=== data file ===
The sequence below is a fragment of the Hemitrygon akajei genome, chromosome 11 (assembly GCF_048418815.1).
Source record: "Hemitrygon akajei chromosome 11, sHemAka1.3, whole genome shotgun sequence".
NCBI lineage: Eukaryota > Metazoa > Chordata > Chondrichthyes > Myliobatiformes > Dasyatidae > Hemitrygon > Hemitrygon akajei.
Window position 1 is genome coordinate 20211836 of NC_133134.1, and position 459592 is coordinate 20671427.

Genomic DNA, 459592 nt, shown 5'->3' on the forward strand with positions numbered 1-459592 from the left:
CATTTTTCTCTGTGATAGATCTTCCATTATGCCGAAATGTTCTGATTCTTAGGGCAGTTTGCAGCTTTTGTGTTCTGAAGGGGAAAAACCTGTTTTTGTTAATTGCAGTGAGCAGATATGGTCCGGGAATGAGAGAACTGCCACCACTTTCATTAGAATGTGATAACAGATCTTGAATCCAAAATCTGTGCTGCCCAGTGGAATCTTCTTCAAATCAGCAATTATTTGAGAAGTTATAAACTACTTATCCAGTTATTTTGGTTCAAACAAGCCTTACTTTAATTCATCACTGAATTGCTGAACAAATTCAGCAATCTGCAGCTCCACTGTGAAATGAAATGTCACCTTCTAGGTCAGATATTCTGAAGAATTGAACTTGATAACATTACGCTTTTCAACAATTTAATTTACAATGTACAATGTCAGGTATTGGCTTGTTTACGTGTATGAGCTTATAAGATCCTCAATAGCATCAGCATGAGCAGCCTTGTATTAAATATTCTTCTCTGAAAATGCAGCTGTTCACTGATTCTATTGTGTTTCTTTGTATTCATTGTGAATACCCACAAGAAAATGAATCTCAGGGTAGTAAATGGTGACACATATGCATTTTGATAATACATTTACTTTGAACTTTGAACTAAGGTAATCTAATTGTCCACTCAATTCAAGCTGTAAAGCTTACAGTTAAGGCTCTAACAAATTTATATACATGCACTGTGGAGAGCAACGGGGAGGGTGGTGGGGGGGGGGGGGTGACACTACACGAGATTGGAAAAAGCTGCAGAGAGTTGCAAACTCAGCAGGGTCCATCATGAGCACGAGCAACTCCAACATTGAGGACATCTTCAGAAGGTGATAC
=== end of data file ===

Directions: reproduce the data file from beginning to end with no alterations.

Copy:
The sequence below is a fragment of the Hemitrygon akajei genome, chromosome 11 (assembly GCF_048418815.1).
Source record: "Hemitrygon akajei chromosome 11, sHemAka1.3, whole genome shotgun sequence".
NCBI lineage: Eukaryota > Metazoa > Chordata > Chondrichthyes > Myliobatiformes > Dasyatidae > Hemitrygon > Hemitrygon akajei.
Window position 1 is genome coordinate 20211836 of NC_133134.1, and position 459592 is coordinate 20671427.

Genomic DNA, 459592 nt, shown 5'->3' on the forward strand with positions numbered 1-459592 from the left:
CATTTTTCTCTGTGATAGATCTTCCATTATGCCGAAATGTTCTGATTCTTAGGGCAGTTTGCAGCTTTTGTGTTCTGAAGGGGAAAAACCTGTTTTTGTTAATTGCAGTGAGCAGATATGGTCCGGGAATGAGAGAACTGCCACCACTTTCATTAGAATGTGATAACAGATCTTGAATCCAAAATCTGTGCTGCCCAGTGGAATCTTCTTCAAATCAGCAATTATTTGAGAAGTTATAAACTACTTATCCAGTTATTTTGGTTCAAACAAGCCTTACTTTAATTCATCACTGAATTGCTGAACAAATTCAGCAATCTGCAGCTCCACTGTGAAATGAAATGTCACCTTCTAGGTCAGATATTCTGAAGAATTGAACTTGATAACATTACGCTTTTCAACAATTTAATTTACAATGTACAATGTCAGGTATTGGCTTGTTTACGTGTATGAGCTTATAAGATCCTCAATAGCATCAGCATGAGCAGCCTTGTATTAAATATTCTTCTCTGAAAATGCAGCTGTTCACTGATTCTATTGTGTTTCTTTGTATTCATTGTGAATACCCACAAGAAAATGAATCTCAGGGTAGTAAATGGTGACACATATGCATTTTGATAATACATTTACTTTGAACTTTGAACTAAGGTAATCTAATTGTCCACTCAATTCAAGCTGTAAAGCTTACAGTTAAGGCTCTAACAAATTTATATACATGCACTGTGGAGAGCAACGGGGAGGGTGGTGGGGGGGGGGGGGTGACACTACACGAGATTGGAAAAAGCTGCAGAGAGTTGCAAACTCAGCAGGGTCCATCATGAGCACGAGCAACTCCAACATTGAGGACATCTTCAGAAGGTGATAC